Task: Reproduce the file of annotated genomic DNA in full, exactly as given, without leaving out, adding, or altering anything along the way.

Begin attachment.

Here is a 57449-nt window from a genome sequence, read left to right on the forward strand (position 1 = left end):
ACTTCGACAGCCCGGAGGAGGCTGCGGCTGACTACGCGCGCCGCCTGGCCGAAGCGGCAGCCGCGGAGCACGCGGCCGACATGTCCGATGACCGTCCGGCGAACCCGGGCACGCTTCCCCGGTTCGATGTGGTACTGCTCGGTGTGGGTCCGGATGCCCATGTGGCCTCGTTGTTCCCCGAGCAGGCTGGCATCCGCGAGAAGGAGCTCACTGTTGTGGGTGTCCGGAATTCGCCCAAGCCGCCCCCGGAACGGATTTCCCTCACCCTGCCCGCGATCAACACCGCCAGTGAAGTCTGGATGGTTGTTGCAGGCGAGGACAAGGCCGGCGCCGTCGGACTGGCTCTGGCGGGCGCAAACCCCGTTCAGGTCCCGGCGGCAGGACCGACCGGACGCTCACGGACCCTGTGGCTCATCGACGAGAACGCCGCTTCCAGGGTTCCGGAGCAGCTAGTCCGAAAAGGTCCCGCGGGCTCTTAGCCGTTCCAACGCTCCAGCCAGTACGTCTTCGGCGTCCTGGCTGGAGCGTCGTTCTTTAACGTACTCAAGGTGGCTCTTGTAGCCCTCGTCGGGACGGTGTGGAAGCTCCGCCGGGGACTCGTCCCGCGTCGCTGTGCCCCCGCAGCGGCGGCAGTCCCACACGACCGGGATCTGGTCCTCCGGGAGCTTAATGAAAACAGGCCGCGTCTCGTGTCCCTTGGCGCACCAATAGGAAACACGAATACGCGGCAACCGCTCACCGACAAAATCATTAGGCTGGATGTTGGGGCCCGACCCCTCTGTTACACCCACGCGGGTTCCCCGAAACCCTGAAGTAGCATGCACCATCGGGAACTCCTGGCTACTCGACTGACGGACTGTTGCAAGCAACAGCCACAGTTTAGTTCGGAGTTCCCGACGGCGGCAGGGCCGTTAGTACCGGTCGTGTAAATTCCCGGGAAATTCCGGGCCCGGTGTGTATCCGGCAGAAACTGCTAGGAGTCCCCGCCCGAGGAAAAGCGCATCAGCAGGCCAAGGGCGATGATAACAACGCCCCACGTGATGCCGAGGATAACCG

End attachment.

Here is a 57449-nt window from a genome sequence, read left to right on the forward strand (position 1 = left end):
ACTTCGACAGCCCGGAGGAGGCTGCGGCTGACTACGCGCGCCGCCTGGCCGAAGCGGCAGCCGCGGAGCACGCGGCCGACATGTCCGATGACCGTCCGGCGAACCCGGGCACGCTTCCCCGGTTCGATGTGGTACTGCTCGGTGTGGGTCCGGATGCCCATGTGGCCTCGTTGTTCCCCGAGCAGGCTGGCATCCGCGAGAAGGAGCTCACTGTTGTGGGTGTCCGGAATTCGCCCAAGCCGCCCCCGGAACGGATTTCCCTCACCCTGCCCGCGATCAACACCGCCAGTGAAGTCTGGATGGTTGTTGCAGGCGAGGACAAGGCCGGCGCCGTCGGACTGGCTCTGGCGGGCGCAAACCCCGTTCAGGTCCCGGCGGCAGGACCGACCGGACGCTCACGGACCCTGTGGCTCATCGACGAGAACGCCGCTTCCAGGGTTCCGGAGCAGCTAGTCCGAAAAGGTCCCGCGGGCTCTTAGCCGTTCCAACGCTCCAGCCAGTACGTCTTCGGCGTCCTGGCTGGAGCGTCGTTCTTTAACGTACTCAAGGTGGCTCTTGTAGCCCTCGTCGGGACGGTGTGGAAGCTCCGCCGGGGACTCGTCCCGCGTCGCTGTGCCCCCGCAGCGGCGGCAGTCCCACACGACCGGGATCTGGTCCTCCGGGAGCTTAATGAAAACAGGCCGCGTCTCGTGTCCCTTGGCGCACCAATAGGAAACACGAATACGCGGCAACCGCTCACCGACAAAATCATTAGGCTGGATGTTGGGGCCCGACCCCTCTGTTACACCCACGCGGGTTCCCCGAAACCCTGAAGTAGCATGCACCATCGGGAACTCCTGGCTACTCGACTGACGGACTGTTGCAAGCAACAGCCACAGTTTAGTTCGGAGTTCCCGACGGCGGCAGGGCCGTTAGTACCGGTCGTGTAAATTCCCGGGAAATTCCGGGCCCGGTGTGTATCCGGCAGAAACTGCTAGGAGTCCCCGCCCGAGGAAAAGCGCATCAGCAGGCCAAGGGCGATGATAACAACGCCCCACGTGATGCCGAGGATAACCG